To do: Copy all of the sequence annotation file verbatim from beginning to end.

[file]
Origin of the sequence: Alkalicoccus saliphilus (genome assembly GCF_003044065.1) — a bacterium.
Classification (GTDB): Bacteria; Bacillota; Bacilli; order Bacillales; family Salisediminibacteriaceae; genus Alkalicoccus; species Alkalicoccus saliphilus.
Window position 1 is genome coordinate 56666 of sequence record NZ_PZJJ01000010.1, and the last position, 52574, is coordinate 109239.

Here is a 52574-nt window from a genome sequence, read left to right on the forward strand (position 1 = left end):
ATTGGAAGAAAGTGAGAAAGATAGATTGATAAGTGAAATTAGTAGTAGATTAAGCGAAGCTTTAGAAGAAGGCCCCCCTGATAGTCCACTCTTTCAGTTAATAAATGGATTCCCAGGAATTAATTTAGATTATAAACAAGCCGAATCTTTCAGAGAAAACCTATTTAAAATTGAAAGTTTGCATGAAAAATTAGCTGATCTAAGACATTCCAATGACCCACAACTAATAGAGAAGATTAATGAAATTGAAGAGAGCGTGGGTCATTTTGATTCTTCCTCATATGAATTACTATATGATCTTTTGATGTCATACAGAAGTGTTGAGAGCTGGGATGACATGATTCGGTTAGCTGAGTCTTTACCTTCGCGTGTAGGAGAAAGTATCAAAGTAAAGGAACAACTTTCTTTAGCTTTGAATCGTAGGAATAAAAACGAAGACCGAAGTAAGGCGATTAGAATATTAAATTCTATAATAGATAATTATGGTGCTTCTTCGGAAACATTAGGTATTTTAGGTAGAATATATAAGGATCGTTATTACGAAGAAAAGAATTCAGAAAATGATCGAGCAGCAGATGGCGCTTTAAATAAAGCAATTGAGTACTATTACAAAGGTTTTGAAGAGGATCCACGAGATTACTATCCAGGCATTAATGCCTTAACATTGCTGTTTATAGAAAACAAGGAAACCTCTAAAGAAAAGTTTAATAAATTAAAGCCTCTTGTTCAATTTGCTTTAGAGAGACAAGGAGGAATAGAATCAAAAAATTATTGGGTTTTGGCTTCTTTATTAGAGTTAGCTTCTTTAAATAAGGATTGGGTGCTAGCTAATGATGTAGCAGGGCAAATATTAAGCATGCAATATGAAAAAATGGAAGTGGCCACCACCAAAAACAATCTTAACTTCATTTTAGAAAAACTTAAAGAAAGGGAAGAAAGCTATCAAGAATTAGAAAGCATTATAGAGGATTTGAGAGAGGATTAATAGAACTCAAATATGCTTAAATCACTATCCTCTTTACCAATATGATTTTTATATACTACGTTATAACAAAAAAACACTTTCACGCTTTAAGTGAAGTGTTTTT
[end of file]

Origin of the sequence: Alkalicoccus saliphilus (genome assembly GCF_003044065.1) — a bacterium.
Classification (GTDB): Bacteria; Bacillota; Bacilli; order Bacillales; family Salisediminibacteriaceae; genus Alkalicoccus; species Alkalicoccus saliphilus.
Window position 1 is genome coordinate 56666 of sequence record NZ_PZJJ01000010.1, and the last position, 52574, is coordinate 109239.

Here is a 52574-nt window from a genome sequence, read left to right on the forward strand (position 1 = left end):
ATTGGAAGAAAGTGAGAAAGATAGATTGATAAGTGAAATTAGTAGTAGATTAAGCGAAGCTTTAGAAGAAGGCCCCCCTGATAGTCCACTCTTTCAGTTAATAAATGGATTCCCAGGAATTAATTTAGATTATAAACAAGCCGAATCTTTCAGAGAAAACCTATTTAAAATTGAAAGTTTGCATGAAAAATTAGCTGATCTAAGACATTCCAATGACCCACAACTAATAGAGAAGATTAATGAAATTGAAGAGAGCGTGGGTCATTTTGATTCTTCCTCATATGAATTACTATATGATCTTTTGATGTCATACAGAAGTGTTGAGAGCTGGGATGACATGATTCGGTTAGCTGAGTCTTTACCTTCGCGTGTAGGAGAAAGTATCAAAGTAAAGGAACAACTTTCTTTAGCTTTGAATCGTAGGAATAAAAACGAAGACCGAAGTAAGGCGATTAGAATATTAAATTCTATAATAGATAATTATGGTGCTTCTTCGGAAACATTAGGTATTTTAGGTAGAATATATAAGGATCGTTATTACGAAGAAAAGAATTCAGAAAATGATCGAGCAGCAGATGGCGCTTTAAATAAAGCAATTGAGTACTATTACAAAGGTTTTGAAGAGGATCCACGAGATTACTATCCAGGCATTAATGCCTTAACATTGCTGTTTATAGAAAACAAGGAAACCTCTAAAGAAAAGTTTAATAAATTAAAGCCTCTTGTTCAATTTGCTTTAGAGAGACAAGGAGGAATAGAATCAAAAAATTATTGGGTTTTGGCTTCTTTATTAGAGTTAGCTTCTTTAAATAAGGATTGGGTGCTAGCTAATGATGTAGCAGGGCAAATATTAAGCATGCAATATGAAAAAATGGAAGTGGCCACCACCAAAAACAATCTTAACTTCATTTTAGAAAAACTTAAAGAAAGGGAAGAAAGCTATCAAGAATTAGAAAGCATTATAGAGGATTTGAGAGAGGATTAATAGAACTCAAATATGCTTAAATCACTATCCTCTTTACCAATATGATTTTTATATACTACGTTATAACAAAAAAACACTTTCACGCTTTAAGTGAAGTGTTTTT